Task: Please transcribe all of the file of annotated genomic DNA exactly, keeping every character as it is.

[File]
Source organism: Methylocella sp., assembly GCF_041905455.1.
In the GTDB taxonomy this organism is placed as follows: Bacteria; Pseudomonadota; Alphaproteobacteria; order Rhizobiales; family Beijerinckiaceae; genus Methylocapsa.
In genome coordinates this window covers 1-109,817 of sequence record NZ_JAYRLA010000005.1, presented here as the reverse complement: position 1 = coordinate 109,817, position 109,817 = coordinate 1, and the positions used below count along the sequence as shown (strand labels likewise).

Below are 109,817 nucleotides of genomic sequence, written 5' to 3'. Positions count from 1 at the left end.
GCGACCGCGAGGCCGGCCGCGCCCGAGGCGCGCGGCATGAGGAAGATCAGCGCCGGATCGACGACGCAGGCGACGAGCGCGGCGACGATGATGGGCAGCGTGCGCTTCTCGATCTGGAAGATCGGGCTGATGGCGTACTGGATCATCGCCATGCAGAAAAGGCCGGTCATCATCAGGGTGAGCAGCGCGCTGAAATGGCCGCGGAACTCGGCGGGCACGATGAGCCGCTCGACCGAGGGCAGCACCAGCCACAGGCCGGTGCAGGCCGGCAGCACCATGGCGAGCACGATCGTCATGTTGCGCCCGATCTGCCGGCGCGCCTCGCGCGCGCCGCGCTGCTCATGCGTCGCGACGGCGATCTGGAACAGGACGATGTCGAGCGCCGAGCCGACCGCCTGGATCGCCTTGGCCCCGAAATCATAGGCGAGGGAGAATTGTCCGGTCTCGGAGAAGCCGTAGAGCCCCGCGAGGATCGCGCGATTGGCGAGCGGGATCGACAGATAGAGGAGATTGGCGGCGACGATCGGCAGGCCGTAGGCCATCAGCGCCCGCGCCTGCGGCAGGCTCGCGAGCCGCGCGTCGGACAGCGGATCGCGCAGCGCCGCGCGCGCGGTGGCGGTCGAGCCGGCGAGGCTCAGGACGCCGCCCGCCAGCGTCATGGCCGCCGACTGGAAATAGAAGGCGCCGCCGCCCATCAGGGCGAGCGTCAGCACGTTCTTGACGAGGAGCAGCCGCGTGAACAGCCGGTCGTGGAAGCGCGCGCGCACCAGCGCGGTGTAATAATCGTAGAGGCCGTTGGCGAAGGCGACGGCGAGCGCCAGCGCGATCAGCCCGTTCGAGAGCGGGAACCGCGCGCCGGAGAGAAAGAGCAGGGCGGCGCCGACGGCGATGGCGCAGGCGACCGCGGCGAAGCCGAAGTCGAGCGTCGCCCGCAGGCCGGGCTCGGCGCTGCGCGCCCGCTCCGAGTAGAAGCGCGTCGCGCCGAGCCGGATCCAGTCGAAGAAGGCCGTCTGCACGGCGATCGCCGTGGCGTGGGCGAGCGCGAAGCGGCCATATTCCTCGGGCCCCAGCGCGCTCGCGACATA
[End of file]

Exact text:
Source organism: Methylocella sp., assembly GCF_041905455.1.
In the GTDB taxonomy this organism is placed as follows: Bacteria; Pseudomonadota; Alphaproteobacteria; order Rhizobiales; family Beijerinckiaceae; genus Methylocapsa.
In genome coordinates this window covers 1-109,817 of sequence record NZ_JAYRLA010000005.1, presented here as the reverse complement: position 1 = coordinate 109,817, position 109,817 = coordinate 1, and the positions used below count along the sequence as shown (strand labels likewise).

Below are 109,817 nucleotides of genomic sequence, written 5' to 3'. Positions count from 1 at the left end.
GCGACCGCGAGGCCGGCCGCGCCCGAGGCGCGCGGCATGAGGAAGATCAGCGCCGGATCGACGACGCAGGCGACGAGCGCGGCGACGATGATGGGCAGCGTGCGCTTCTCGATCTGGAAGATCGGGCTGATGGCGTACTGGATCATCGCCATGCAGAAAAGGCCGGTCATCATCAGGGTGAGCAGCGCGCTGAAATGGCCGCGGAACTCGGCGGGCACGATGAGCCGCTCGACCGAGGGCAGCACCAGCCACAGGCCGGTGCAGGCCGGCAGCACCATGGCGAGCACGATCGTCATGTTGCGCCCGATCTGCCGGCGCGCCTCGCGCGCGCCGCGCTGCTCATGCGTCGCGACGGCGATCTGGAACAGGACGATGTCGAGCGCCGAGCCGACCGCCTGGATCGCCTTGGCCCCGAAATCATAGGCGAGGGAGAATTGTCCGGTCTCGGAGAAGCCGTAGAGCCCCGCGAGGATCGCGCGATTGGCGAGCGGGATCGACAGATAGAGGAGATTGGCGGCGACGATCGGCAGGCCGTAGGCCATCAGCGCCCGCGCCTGCGGCAGGCTCGCGAGCCGCGCGTCGGACAGCGGATCGCGCAGCGCCGCGCGCGCGGTGGCGGTCGAGCCGGCGAGGCTCAGGACGCCGCCCGCCAGCGTCATGGCCGCCGACTGGAAATAGAAGGCGCCGCCGCCCATCAGGGCGAGCGTCAGCACGTTCTTGACGAGGAGCAGCCGCGTGAACAGCCGGTCGTGGAAGCGCGCGCGCACCAGCGCGGTGTAATAATCGTAGAGGCCGTTGGCGAAGGCGACGGCGAGCGCCAGCGCGATCAGCCCGTTCGAGAGCGGGAACCGCGCGCCGGAGAGAAAGAGCAGGGCGGCGCCGACGGCGATGGCGCAGGCGACCGCGGCGAAGCCGAAGTCGAGCGTCGCCCGCAGGCCGGGCTCGGCGCTGCGCGCCCGCTCCGAGTAGAAGCGCGTCGCGCCGAGCCGGATCCAGTCGAAGAAGGCCGTCTGCACGGCGATCGCCGTGGCGTGGGCGAGCGCGAAGCGGCCATATTCCTCGGGCCCCAGCGCGCTCGCGACATA